My wife and I hate to miss a Packers game when we’re traveling. On a recent trip, we found ourselves well off of the beaten path when, with five minutes to go before kickoff, we stumbled across a tiny bar in a remote area of a Southern state.
It was sketchy enough that I decided to have my wife (and small dog) wait in the car while I “checked things out.” I opened the front door and all conversations stopped as heads swiveled in my direction — seven people at the bar, a woman tending the bar and a man with a ZZ Top beard and overalls sitting next to the front door at a small table. On top of the table was a small dog on a pillow and a large number of empty Pabst Blue Ribbon cans. The looks were not unfriendly, but I must admit that “Dueling Banjos” was playing in my head, and thoughts of Ned Beatty raced through my mind.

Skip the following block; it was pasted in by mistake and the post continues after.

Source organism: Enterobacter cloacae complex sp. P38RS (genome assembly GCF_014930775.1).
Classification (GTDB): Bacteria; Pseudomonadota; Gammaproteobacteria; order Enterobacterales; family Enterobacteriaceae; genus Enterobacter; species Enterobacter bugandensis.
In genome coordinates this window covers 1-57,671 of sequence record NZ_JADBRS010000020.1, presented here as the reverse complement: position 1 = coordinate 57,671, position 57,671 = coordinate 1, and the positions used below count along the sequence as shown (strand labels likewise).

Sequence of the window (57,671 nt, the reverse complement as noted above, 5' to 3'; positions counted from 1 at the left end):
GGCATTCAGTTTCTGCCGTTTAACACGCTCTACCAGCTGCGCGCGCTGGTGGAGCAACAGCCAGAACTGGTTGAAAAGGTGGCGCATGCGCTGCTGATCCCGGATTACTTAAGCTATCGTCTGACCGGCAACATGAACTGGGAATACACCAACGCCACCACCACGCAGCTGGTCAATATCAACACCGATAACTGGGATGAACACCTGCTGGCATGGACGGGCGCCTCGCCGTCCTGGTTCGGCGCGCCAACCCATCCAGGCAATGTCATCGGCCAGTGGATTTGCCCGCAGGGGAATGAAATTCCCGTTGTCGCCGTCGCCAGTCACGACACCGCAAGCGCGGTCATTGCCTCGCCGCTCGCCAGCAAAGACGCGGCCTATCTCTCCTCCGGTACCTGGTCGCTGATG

Thirty seconds later, any tension was broken when the gal behind the bar asked if I “needed to take a pee” and directed me to the men’s room. I responded that I did, and was met with smiles all around, followed by directions. On my way, I asked if the inactive TV could be turned on and switched to the Packers game. When I came out, the game was on. I went out, got my wife and dog, and we settled in to watch the game.
Preconceived notions turned upside down, we had a great afternoon. We bought a round for the house (10 beers, including mine, was $13 — $20 with the tip), and I spent the next three hours thanking one patron or another for beer after generous beer.
One gentleman, Kurt, had no interest in the game but loved to talk. He shared his family history, including the story of his father being a lifelong coal miner in Harlan County, Kentucky, and it was fascinating. I mentioned to him how nice everyone was, and he responded with a simple, but powerful, comment:
“Most of us are too old to fight and too slow to run, so it’s just easier for everyone to be nice to each other.”
Great life philosophy. Southern brilliance.